Tuesday, 29 June 2010

Is Marian Keyes pro-choice?

I finished the latest Marian Keyes book over the weekend. I quite enjoy her plots and her characters, and I like the way she writes about hidden parts of women's lives like domestic abuse, alcoholism, sex, and mental health. For those not familiar with Keyes, she is often classed as "chick lit", dismissively, which I tend to think is a bit unfair, and she's probably the most successful modern Irish author writing today.

Keyes has also been upfront about her own difficulties with depression and addiction, plus actively identifies as a feminist, campaigning with organisations like the Irish equivalent of Women's Refuge to list but one example. Her characters are often strong and independent, both women and men, and the manner in which she deals with issues like sex without love or marriage resonates with my own ideas of a feminist approach to life.

But her latest book has left me with one big niggle; is Marian Keyes pro-choice or not?

(Don't click through unless you want to read several huge spoilers)


Basically my problem is this. The mysterious narrator(s) of The Brightest Star in the Sky are supposed to be souls choosing who their parents will be. Which, if it were true, would rather give the anti-abortionists some pretty Big Material on which to base their restrictive approach to reproductive rights.

Of course the concept itself fails mightily. Why would no soul have chosen Fionn's foster parents, while choosing Katie's awful progenitors? Nevermind outside of the frame of the story, where children are born to abusive parents who have already beaten or even killed earlier children. Why would a supposedly highly intelligent and powerful soul make that choice? It seems to me a ludicrous idea full stop.

But to get back to Marian. The thing is that Keyes is supposedly publicly pro-choice. If you click on this link and scroll right down to the bottom you'll see this quote:
...Marian Keyes is an Irish (and somewhat of a) chick lit author who doesn't write strictly about reproductive rights issues, but she certainly addresses them. In her book Angels, the main character has an abortion, in which she discusses what it meant to have an abortion in a nation where the procedure was illegal. She is also publicly pro-choice and serves as a role model for other Irish women.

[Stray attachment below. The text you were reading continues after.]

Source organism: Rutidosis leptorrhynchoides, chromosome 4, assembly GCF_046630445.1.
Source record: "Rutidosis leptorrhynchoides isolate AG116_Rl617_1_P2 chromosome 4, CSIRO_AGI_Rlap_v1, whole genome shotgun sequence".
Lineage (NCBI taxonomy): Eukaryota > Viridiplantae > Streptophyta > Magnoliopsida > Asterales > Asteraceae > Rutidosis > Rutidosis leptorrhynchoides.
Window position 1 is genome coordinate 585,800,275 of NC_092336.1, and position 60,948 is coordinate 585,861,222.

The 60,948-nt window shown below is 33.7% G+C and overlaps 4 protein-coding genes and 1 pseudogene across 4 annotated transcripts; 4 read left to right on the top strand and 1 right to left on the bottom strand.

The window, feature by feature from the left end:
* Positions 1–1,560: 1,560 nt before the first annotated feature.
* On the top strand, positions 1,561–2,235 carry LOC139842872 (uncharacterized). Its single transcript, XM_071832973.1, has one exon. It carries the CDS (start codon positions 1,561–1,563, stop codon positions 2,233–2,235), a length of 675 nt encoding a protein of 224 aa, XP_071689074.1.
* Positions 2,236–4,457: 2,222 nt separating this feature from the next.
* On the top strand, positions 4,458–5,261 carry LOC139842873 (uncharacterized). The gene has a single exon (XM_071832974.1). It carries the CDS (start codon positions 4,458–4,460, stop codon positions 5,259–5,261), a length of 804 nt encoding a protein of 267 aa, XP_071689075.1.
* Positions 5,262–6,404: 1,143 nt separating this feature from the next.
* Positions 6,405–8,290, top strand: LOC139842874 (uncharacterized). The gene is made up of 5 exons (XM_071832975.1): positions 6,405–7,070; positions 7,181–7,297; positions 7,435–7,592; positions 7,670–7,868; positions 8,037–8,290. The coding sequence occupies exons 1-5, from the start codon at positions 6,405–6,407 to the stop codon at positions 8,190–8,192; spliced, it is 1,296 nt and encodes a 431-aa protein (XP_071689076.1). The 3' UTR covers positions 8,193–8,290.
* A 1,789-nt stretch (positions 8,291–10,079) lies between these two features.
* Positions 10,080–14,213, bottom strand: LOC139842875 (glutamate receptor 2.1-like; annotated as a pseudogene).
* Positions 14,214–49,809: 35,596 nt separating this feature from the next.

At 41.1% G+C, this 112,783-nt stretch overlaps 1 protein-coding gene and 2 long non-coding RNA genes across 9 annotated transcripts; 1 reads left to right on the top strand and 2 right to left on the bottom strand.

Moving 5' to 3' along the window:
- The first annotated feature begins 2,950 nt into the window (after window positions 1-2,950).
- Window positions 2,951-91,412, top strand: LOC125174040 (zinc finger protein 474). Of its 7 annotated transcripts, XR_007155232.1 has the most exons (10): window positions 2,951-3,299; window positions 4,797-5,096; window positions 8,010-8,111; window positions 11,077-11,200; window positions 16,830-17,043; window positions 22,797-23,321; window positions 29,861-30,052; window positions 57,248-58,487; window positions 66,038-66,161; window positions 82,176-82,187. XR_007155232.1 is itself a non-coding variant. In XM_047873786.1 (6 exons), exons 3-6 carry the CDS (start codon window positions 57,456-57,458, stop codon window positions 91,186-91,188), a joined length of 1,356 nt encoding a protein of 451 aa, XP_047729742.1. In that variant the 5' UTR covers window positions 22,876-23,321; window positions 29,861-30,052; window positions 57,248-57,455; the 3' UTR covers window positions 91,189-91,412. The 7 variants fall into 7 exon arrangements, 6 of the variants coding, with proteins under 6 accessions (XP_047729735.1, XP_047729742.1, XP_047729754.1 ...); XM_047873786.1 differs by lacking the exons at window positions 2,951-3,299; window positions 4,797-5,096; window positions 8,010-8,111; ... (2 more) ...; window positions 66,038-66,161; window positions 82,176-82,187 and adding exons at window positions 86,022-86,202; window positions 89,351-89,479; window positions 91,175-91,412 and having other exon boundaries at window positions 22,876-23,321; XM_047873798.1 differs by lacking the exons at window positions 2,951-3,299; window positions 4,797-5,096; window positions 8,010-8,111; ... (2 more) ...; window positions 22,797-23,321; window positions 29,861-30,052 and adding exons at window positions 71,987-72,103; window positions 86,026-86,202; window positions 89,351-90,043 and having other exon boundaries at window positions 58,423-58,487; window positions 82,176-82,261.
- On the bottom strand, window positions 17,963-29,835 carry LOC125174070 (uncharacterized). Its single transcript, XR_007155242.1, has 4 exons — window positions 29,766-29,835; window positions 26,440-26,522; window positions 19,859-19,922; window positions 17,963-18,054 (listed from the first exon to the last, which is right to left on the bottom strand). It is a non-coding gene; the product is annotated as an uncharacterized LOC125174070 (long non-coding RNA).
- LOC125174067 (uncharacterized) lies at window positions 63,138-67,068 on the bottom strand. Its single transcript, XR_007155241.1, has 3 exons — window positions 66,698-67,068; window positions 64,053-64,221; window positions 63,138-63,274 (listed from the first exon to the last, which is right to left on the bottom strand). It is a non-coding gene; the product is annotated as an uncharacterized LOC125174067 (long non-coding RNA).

Many thanks to a good friend for finding this for me.

If you've read TBSitS I'd appreciate your thoughts - did you find this plot device niggled too? Does it undermine Keye's past commitment to a woman's right to choose?


anna c said...

I haven't read the book, but from the summary it's given it sounds like it's on unwise ground, but I don't think it undermines being pro-choice. Whilst I don't believe a foetus is a person (I don't believe in souls, so that's irrelevent) my pro-choice stance isn't based on that, but women's choice over their own bodies (just as we have a choice not to donate kidneys). If the premise of the book were true, it would probably impact my own decision if I were considering abortion, but not my commitment to abortion rights.

I'd also suspect that there's a lower bar for being pro-choice in a country where abortion is outlawed/very hard to access - probably more people who actively dislike abortion but think the consequences of it being outlawed/want it legal only in extreme circumstances, are likely to identify as pro-choice. I'm not saying this applies to Keyes, but I'm throwing it out there.

Now the things about chosing abusive parents, on the other hand, that really bugs me. Sounds like The Secret for Babies *shudder*

catd said...

From what I recall when reading the book, it wasn't so much that they 'chose' the parents, as they 'came into being' at a predetermined time/place, and that was where the parents were...

Julie said...

anna c, Good point about the possibility of a lower bar for being pro-choice in a place like Ireland, I hadn't considered that at all.

What's The Secret for Babies about? Dare I google it?

catd, that seems to be the case with the second soul/narrator/thingy, but with the first one they are definitely getting a choice from everyone having sex in the right location at the right time. Although now that I type that out that does sound like it would probably restrict them to choosing just one couple, in practicality. Hmmmm.

There is a story told within the book, which Katie is reading to a child of her acquaintance, about a Celtic myth in which Killian (iirc) gets to choose his new parents in his new incarnation.

Maybe Keyes isn't entirely consistent about this line throughout the book, or maybe I've read it skewify!

(Ps have added you to the blogroll, good luck with the blogging)